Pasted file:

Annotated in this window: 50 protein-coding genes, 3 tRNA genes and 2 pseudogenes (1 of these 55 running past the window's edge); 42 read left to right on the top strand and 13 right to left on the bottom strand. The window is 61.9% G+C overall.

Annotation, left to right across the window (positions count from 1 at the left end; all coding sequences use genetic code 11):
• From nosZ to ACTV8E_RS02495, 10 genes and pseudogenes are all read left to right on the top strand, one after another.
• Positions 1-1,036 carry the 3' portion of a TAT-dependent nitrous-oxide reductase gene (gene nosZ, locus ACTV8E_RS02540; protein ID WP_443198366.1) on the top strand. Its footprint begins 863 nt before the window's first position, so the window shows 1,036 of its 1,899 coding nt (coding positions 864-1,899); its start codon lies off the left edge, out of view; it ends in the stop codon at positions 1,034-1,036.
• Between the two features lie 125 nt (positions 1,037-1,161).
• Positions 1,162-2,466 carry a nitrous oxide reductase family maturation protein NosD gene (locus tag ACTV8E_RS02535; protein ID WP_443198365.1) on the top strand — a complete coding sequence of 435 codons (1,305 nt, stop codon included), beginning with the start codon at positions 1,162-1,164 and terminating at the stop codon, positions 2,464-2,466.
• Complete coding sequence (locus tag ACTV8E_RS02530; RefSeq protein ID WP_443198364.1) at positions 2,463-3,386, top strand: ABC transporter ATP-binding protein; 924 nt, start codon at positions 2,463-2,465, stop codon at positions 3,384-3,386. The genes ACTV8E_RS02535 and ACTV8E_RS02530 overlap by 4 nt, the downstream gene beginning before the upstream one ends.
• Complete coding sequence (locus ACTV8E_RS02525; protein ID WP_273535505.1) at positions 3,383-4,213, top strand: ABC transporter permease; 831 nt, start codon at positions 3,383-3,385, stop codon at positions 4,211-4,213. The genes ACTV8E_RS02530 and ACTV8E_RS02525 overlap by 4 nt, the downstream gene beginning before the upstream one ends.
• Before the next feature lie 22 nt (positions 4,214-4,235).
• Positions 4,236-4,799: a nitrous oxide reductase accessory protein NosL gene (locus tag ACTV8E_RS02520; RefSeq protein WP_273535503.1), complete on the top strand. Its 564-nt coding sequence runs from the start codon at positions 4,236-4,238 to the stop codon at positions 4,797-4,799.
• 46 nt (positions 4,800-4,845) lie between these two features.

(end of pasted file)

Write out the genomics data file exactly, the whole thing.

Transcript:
Annotated in this window: 50 protein-coding genes, 3 tRNA genes and 2 pseudogenes (1 of these 55 running past the window's edge); 42 read left to right on the top strand and 13 right to left on the bottom strand. The window is 61.9% G+C overall.

Annotation, left to right across the window (positions count from 1 at the left end; all coding sequences use genetic code 11):
• From nosZ to ACTV8E_RS02495, 10 genes and pseudogenes are all read left to right on the top strand, one after another.
• Positions 1-1,036 carry the 3' portion of a TAT-dependent nitrous-oxide reductase gene (gene nosZ, locus ACTV8E_RS02540; protein ID WP_443198366.1) on the top strand. Its footprint begins 863 nt before the window's first position, so the window shows 1,036 of its 1,899 coding nt (coding positions 864-1,899); its start codon lies off the left edge, out of view; it ends in the stop codon at positions 1,034-1,036.
• Between the two features lie 125 nt (positions 1,037-1,161).
• Positions 1,162-2,466 carry a nitrous oxide reductase family maturation protein NosD gene (locus tag ACTV8E_RS02535; protein ID WP_443198365.1) on the top strand — a complete coding sequence of 435 codons (1,305 nt, stop codon included), beginning with the start codon at positions 1,162-1,164 and terminating at the stop codon, positions 2,464-2,466.
• Complete coding sequence (locus tag ACTV8E_RS02530; RefSeq protein ID WP_443198364.1) at positions 2,463-3,386, top strand: ABC transporter ATP-binding protein; 924 nt, start codon at positions 2,463-2,465, stop codon at positions 3,384-3,386. The genes ACTV8E_RS02535 and ACTV8E_RS02530 overlap by 4 nt, the downstream gene beginning before the upstream one ends.
• Complete coding sequence (locus ACTV8E_RS02525; protein ID WP_273535505.1) at positions 3,383-4,213, top strand: ABC transporter permease; 831 nt, start codon at positions 3,383-3,385, stop codon at positions 4,211-4,213. The genes ACTV8E_RS02530 and ACTV8E_RS02525 overlap by 4 nt, the downstream gene beginning before the upstream one ends.
• Before the next feature lie 22 nt (positions 4,214-4,235).
• Positions 4,236-4,799: a nitrous oxide reductase accessory protein NosL gene (locus tag ACTV8E_RS02520; RefSeq protein WP_273535503.1), complete on the top strand. Its 564-nt coding sequence runs from the start codon at positions 4,236-4,238 to the stop codon at positions 4,797-4,799.
• 46 nt (positions 4,800-4,845) lie between these two features.